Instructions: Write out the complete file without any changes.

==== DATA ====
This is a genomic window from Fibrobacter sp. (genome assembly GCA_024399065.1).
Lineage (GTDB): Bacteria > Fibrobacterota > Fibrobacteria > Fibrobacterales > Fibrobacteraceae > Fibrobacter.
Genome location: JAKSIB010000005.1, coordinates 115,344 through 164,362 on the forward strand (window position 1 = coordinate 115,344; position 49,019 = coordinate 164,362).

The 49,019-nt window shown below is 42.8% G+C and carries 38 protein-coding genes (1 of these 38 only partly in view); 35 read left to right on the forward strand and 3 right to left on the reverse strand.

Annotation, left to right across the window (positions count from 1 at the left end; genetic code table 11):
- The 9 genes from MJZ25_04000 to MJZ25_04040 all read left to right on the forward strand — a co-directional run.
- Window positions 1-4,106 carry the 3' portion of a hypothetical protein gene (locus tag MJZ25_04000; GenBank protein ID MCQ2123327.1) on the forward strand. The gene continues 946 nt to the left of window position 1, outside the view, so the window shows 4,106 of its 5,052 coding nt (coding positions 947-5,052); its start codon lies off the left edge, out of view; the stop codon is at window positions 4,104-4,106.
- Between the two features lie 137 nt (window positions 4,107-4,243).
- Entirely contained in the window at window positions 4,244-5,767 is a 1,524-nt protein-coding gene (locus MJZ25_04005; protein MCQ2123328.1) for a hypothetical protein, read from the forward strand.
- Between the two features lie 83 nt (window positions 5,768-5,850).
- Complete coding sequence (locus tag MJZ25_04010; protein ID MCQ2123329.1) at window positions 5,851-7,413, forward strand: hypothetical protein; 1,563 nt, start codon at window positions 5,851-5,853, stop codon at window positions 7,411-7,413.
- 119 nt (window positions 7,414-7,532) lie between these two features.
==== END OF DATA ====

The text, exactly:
This is a genomic window from Fibrobacter sp. (genome assembly GCA_024399065.1).
Lineage (GTDB): Bacteria > Fibrobacterota > Fibrobacteria > Fibrobacterales > Fibrobacteraceae > Fibrobacter.
Genome location: JAKSIB010000005.1, coordinates 115,344 through 164,362 on the forward strand (window position 1 = coordinate 115,344; position 49,019 = coordinate 164,362).

The 49,019-nt window shown below is 42.8% G+C and carries 38 protein-coding genes (1 of these 38 only partly in view); 35 read left to right on the forward strand and 3 right to left on the reverse strand.

Annotation, left to right across the window (positions count from 1 at the left end; genetic code table 11):
- The 9 genes from MJZ25_04000 to MJZ25_04040 all read left to right on the forward strand — a co-directional run.
- Window positions 1-4,106 carry the 3' portion of a hypothetical protein gene (locus tag MJZ25_04000; GenBank protein ID MCQ2123327.1) on the forward strand. The gene continues 946 nt to the left of window position 1, outside the view, so the window shows 4,106 of its 5,052 coding nt (coding positions 947-5,052); its start codon lies off the left edge, out of view; the stop codon is at window positions 4,104-4,106.
- Between the two features lie 137 nt (window positions 4,107-4,243).
- Entirely contained in the window at window positions 4,244-5,767 is a 1,524-nt protein-coding gene (locus MJZ25_04005; protein MCQ2123328.1) for a hypothetical protein, read from the forward strand.
- Between the two features lie 83 nt (window positions 5,768-5,850).
- Complete coding sequence (locus tag MJZ25_04010; protein ID MCQ2123329.1) at window positions 5,851-7,413, forward strand: hypothetical protein; 1,563 nt, start codon at window positions 5,851-5,853, stop codon at window positions 7,411-7,413.
- 119 nt (window positions 7,414-7,532) lie between these two features.